Teams dealing with less NHL presence at worlds
RIGA, Latvia -- Last year when the World Championship was the only show in town, most of the game's best players were lined up to take part in the annual showcase.
This year with the NHL labor dispute settled and the Stanley Cup playoffs occupying the spotlight, team managers from the top hockey-playing nations have once again been forced to go begging.
Cobbling together national teams at the end of a long grueling NHL campaign has required an expert's sales pitch.
In the past, managers could count on luring a few frontline recruits from teams who failed to qualify for the NHL postseason.
But with many players feeling they have met their international obligations for the year by playing at the Torino Olympics, this World Championship is proving a particularly tough sell.
Most of the teams taking part in the 16-nation tournament (May 5-21) will not be hugely affected by the absence of the NHL players.
The top nations, however, will all be anxious to bolster their gold-medal chances by inserting a few key pieces into their lineups.
If Sweden is to pull off an unprecedented golden double, by adding a world championship to its Torino Olympic title, it will have to do it without, among others, its brilliant netminder Henrik Lundqvist of the New York Rangers and veteran stalwart Mats Sundin of the Toronto Maple Leafs.
Six times since 1972, a world championship and Olympics have been staged in the same year, but no country has ever won both.
The Czech Republic faces no less a challenge as it defends the world title it won last year in Austria without the help of battered Ranger Jaromir Jagr, the NHL's second-leading scorer this season, and Ottawa Senators injured netminder Dominik Hasek.
Just two days before its opening game of tournament on May 5, Canada manager Ken Holland was burning up the phone lines, scrambling to fill eight spots.
"There's been no Olympians who have expressed an interest in going," Holland told the CBC. "They've had a long season with the Olympics jammed in.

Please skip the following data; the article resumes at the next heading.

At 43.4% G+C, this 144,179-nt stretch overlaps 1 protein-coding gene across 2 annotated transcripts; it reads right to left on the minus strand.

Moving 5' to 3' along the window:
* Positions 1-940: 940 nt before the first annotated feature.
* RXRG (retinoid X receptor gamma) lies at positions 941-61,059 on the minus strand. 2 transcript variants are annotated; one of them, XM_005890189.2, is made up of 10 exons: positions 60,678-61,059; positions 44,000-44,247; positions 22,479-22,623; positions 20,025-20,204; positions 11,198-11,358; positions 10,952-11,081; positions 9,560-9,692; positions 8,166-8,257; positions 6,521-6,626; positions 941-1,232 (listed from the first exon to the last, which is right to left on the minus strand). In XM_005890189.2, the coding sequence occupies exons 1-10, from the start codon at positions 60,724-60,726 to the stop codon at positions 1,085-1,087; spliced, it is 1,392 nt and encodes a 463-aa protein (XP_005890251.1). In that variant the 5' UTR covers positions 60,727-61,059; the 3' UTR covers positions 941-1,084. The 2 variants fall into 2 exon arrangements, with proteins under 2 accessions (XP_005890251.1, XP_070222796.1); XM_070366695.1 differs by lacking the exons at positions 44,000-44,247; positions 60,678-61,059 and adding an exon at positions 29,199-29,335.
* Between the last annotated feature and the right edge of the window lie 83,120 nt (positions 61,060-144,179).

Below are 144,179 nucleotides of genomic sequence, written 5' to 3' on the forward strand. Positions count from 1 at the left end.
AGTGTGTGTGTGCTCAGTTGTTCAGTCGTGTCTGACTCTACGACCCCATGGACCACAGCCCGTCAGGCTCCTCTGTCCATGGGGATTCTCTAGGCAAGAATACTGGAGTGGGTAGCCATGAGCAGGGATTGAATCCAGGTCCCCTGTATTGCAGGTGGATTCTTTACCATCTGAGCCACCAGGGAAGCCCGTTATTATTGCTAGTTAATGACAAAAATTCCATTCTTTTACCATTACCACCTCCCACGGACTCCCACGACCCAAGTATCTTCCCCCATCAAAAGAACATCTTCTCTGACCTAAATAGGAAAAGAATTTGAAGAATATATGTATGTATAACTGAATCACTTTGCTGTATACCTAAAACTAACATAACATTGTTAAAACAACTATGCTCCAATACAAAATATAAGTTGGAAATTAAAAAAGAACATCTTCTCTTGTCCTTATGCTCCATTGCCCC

"We think we have some good young legs. I think it's going to be more of a younger team. We're trying to find some veteran leadership and hopefully we can find that at the conclusion of the first round [of the NHL playoffs]," he said.
With three Canadian teams (Ottawa, Edmonton and Calgary) still in the chase for the Stanley Cup, interest in the World Championship will be lowered but expectations will remain high.
Whether it is a forgettable tournament or a replica of the Olympics, if it involves skates and a puck, hockey-mad Canadians expect their teams to return home with the trophy.
That will be no different in Latvia, where a young Canadian team will be charged with restoring national honor after the country failed to reach the medal round at the Torino Winter Games.
The Penguins' Sidney Crosby, who was controversially left off the Canadian Olympic team by Wayne Gretzky, will still get the opportunity to cap off his brilliant rookie campaign with a gold medal.
The youngest player in NHL history to score 100 points, when he tallied 39 goals and 63 assists this season, these worlds will be viewed as the start of Crosby's top-level international apprenticeship.
Hockey Canada is grooming the 18-year-old for an anticipated leadership role when Canada hosts the 2010 Winter Olympics.
"To get the opportunity [to play in the World Championship] is nice," said Crosby, who led Canada to gold at the 2005 World Junior Championship. "It's an honor to represent my country.
"With not being in the playoffs, hopefully it will extend the season a little bit," he said.
The championship could also add another chapter to what is developing into one of the NHL's great rivalries as Crosby, once again, goes toe-to-toe with Washington Capitals rookie sensation Alexander Ovechkin.
Ovechkin, who became just the fourth player in NHL history to score 50 goals in his rookie campaign, is expected to lead an explosive Russian team that will also include hugely talented Evgeni Malkin, widely regarded the best player outside the NHL.
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